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Nadal Survives Another Scare

June 26, 2010

Rafael Nadal had yet another today against an inspired Phillip Petzschner. The number 33 seed pushed Nadal all the way to five with huge forehands and heavy serving.

Nadal started off with a bang, taking the first set 6-4 with a lone service break. The second was a different story. Petzschner plays an unorthodox style of tennis which troubled Nadal as soon as he began to execute a well thought-out game plan. Besides hitting the biggest serves he could, Petzschner hit huge flat forehands to try to hit through his opponent. His backhand was an obvious weakness, he began the first three sets by slicing it heavily and barely using it to attack. Still, Petzschner troubled the world number one enough to take the second set 6-4, breaking as Nadal was serving to stay in the match. He continued his big hitting and approaches to net in the third, managing to overcome Nadal in the third set tiebreak.

Yet anyone who watches tennis knows Nadal is never out until the match is over. It was clear he wasn’t going away as they started the fourth. The turning point came early in the fourth when Nadal called for a trainer for a thigh problem before Petzschner’s serve. The momentum was taken away from the German and he was clearly troubled. He proceeded to give up the next game. Nadal, boosted by the break of serve, ran away with the fourth 6-2.

Petzschner has a break point opportunity on Nadal’s serve early in the fifth but failed to convert. Shortly after that he duffed an easy shot at net which would have given him another break point chance. As it was, it was curtains for him after that. Nadal played inspired, solid tennis to break midway through the fifth and clinch the match 6-3.

Despite the fact that he finds himself into the fourth round of Wimbledon, Nadal must be worried. He called for three injury time-outs in today’s match and was warned for on-court coaching. His last two matches have both seen him taken to five by little-known opponents, first Robin Haase and now Phillip Petzschner. Both men had huge serves and forehands and found success hitting through Nadal. Haase eventually stopped hitting the lines and Petzschner found himself exhausted after two previous five setters, which allowed Nadal to weather the storm and prove himself the fitter player on both occasions. Still, the second week should prove just as taxing for Nadal. He meets Paul-Henri Mathieu in the next round, probably not a player capable of troubling him, but is then due to meet Robin Soderling. Soderling has the same game Haase and Petzschner do but he has one thing they don’t; experience. He could also be fresh as he has been untroubled thus far. Nadal will be looking to iron out the kinks in his game before he reaches the quarters.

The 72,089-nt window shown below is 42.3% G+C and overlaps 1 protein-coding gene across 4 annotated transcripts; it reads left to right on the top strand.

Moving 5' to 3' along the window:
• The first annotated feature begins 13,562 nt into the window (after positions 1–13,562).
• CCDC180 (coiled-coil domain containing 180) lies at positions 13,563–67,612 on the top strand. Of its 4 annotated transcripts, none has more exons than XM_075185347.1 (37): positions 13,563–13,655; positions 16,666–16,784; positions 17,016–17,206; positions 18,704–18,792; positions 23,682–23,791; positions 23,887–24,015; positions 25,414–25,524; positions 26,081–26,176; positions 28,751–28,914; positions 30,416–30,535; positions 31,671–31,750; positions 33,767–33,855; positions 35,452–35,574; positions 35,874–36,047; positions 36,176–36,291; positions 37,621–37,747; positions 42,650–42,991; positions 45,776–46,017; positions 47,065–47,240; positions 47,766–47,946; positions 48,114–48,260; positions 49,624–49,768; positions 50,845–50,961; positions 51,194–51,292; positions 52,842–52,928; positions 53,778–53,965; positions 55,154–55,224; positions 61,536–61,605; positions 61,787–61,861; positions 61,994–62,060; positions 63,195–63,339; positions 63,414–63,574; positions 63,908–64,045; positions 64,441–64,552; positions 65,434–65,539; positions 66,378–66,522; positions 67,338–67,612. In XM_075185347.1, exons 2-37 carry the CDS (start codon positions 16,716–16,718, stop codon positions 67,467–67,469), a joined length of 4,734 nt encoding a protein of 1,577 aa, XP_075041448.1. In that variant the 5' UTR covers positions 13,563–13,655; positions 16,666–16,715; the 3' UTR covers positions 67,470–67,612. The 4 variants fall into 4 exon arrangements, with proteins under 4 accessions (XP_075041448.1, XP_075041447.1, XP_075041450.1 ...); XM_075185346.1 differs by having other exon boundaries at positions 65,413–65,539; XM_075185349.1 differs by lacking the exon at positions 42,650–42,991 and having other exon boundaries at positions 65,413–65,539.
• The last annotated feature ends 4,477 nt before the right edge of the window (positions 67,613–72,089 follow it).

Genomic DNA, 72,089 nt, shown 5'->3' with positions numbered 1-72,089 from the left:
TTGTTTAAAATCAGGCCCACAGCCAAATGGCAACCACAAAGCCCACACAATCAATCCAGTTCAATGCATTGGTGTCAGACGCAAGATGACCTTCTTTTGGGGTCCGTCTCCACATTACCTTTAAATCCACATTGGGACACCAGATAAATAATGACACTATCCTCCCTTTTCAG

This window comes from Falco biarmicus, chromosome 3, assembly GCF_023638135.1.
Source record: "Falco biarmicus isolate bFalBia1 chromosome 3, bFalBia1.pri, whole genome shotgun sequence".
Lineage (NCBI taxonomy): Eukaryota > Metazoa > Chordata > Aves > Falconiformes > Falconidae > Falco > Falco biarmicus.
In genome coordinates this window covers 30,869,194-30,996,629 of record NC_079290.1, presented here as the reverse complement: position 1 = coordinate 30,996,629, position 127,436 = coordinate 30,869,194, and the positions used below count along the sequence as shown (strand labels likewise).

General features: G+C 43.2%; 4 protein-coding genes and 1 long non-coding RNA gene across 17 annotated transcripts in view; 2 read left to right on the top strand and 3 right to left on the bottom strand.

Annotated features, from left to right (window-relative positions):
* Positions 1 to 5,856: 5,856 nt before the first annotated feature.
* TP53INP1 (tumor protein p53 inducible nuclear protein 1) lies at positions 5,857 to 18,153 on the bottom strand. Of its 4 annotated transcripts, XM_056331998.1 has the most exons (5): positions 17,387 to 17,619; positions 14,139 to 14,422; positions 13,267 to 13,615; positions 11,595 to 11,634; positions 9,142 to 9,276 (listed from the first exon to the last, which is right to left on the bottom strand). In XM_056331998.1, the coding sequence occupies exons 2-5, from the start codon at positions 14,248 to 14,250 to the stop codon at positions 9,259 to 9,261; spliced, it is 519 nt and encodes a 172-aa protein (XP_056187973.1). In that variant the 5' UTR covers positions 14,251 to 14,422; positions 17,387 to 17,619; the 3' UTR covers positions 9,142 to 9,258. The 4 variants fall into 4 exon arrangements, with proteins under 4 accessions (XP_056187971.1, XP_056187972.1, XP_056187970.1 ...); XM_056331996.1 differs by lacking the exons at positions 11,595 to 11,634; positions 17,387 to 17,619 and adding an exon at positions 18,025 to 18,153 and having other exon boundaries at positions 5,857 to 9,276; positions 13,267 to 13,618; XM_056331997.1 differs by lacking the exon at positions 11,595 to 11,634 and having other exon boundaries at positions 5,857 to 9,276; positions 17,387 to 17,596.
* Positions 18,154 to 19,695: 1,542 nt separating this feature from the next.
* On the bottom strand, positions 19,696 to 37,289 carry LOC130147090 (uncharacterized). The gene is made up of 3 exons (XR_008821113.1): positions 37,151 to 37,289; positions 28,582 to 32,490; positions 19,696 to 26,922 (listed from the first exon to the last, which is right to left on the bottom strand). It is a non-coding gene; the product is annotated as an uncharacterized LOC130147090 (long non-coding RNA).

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2 Comments leave one →
  1. passingshot permalink
    June 27, 2010 8:23 am

    Petzchshner and Haase didn’t play by the rules – the Nadal Rules, that is. They weren’t prepared to get into rallies where he could dominate. They served big and then tried to end the point on the first opportunity, like gunslingers going for the first draw. On grass it seems to be working. (Watch out Andy Murray if he runs into a similar opponent; counterpunching doesn’t cut it with these guys.) You are right about Soderling. He presents a real danger with the extra speed grass gives his huge flat strokes, but don’t count out Mathieu – if he is in form he has the weapons to really trouble Nadal on a fast service. Actually anybody (remember Blake a few years ago?) can trouble Nadal on a fast service, if they don’t allow him to dominate with his still essentially grinding style.

    A note of disappointment: Nadal’s “injury” breaks – they look too apparently like attempts to disrupt his opponent’s rhythm, and now he is complaining about his “knees” – again. From the way he moves, there are players who would consider themselves blessed if they were to have his problems.

    • June 27, 2010 8:41 am

      I couldn’t agree more. If this was that kind of blog I would have had a go at Nadal for his injury time out tactics. I was fuming at the time. I believe that they need to install a rule where I cannot take a time out on your opponents serve, you either have to wait or forfeit his game. It’s mind games clear and simple – Isner and Mahut didn’t take single break, Federer barely ever does. Pleased you said Mathieu has a chance, would love to see Nadal struggle once more. Hopefully Murray also runs into a big hitter!

      ‘If you are bored with life, you are too stupid to think of something to do’

      -Ernests Gulbis 2010

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